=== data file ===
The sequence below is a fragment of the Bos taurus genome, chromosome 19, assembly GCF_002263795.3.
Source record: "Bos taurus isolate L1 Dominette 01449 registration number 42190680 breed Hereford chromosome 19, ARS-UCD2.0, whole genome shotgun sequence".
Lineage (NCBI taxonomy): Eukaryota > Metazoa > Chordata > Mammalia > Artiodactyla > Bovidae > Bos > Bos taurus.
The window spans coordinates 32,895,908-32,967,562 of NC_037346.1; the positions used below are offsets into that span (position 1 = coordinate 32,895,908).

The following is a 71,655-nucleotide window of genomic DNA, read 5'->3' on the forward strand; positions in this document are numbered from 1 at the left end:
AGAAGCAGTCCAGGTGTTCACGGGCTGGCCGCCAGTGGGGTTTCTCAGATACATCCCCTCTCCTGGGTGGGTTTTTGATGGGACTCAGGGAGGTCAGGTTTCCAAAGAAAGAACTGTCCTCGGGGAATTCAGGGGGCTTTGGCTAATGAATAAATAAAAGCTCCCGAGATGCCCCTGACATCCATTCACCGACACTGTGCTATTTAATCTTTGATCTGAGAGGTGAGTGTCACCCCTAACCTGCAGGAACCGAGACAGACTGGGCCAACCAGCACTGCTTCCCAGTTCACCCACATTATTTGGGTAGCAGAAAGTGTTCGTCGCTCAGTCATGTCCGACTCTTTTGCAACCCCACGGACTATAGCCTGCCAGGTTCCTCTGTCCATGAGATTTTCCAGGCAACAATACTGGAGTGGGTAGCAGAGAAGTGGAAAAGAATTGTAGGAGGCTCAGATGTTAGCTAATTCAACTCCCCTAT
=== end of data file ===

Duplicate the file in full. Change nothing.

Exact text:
The sequence below is a fragment of the Bos taurus genome, chromosome 19, assembly GCF_002263795.3.
Source record: "Bos taurus isolate L1 Dominette 01449 registration number 42190680 breed Hereford chromosome 19, ARS-UCD2.0, whole genome shotgun sequence".
Lineage (NCBI taxonomy): Eukaryota > Metazoa > Chordata > Mammalia > Artiodactyla > Bovidae > Bos > Bos taurus.
The window spans coordinates 32,895,908-32,967,562 of NC_037346.1; the positions used below are offsets into that span (position 1 = coordinate 32,895,908).

The following is a 71,655-nucleotide window of genomic DNA, read 5'->3' on the forward strand; positions in this document are numbered from 1 at the left end:
AGAAGCAGTCCAGGTGTTCACGGGCTGGCCGCCAGTGGGGTTTCTCAGATACATCCCCTCTCCTGGGTGGGTTTTTGATGGGACTCAGGGAGGTCAGGTTTCCAAAGAAAGAACTGTCCTCGGGGAATTCAGGGGGCTTTGGCTAATGAATAAATAAAAGCTCCCGAGATGCCCCTGACATCCATTCACCGACACTGTGCTATTTAATCTTTGATCTGAGAGGTGAGTGTCACCCCTAACCTGCAGGAACCGAGACAGACTGGGCCAACCAGCACTGCTTCCCAGTTCACCCACATTATTTGGGTAGCAGAAAGTGTTCGTCGCTCAGTCATGTCCGACTCTTTTGCAACCCCACGGACTATAGCCTGCCAGGTTCCTCTGTCCATGAGATTTTCCAGGCAACAATACTGGAGTGGGTAGCAGAGAAGTGGAAAAGAATTGTAGGAGGCTCAGATGTTAGCTAATTCAACTCCCCTAT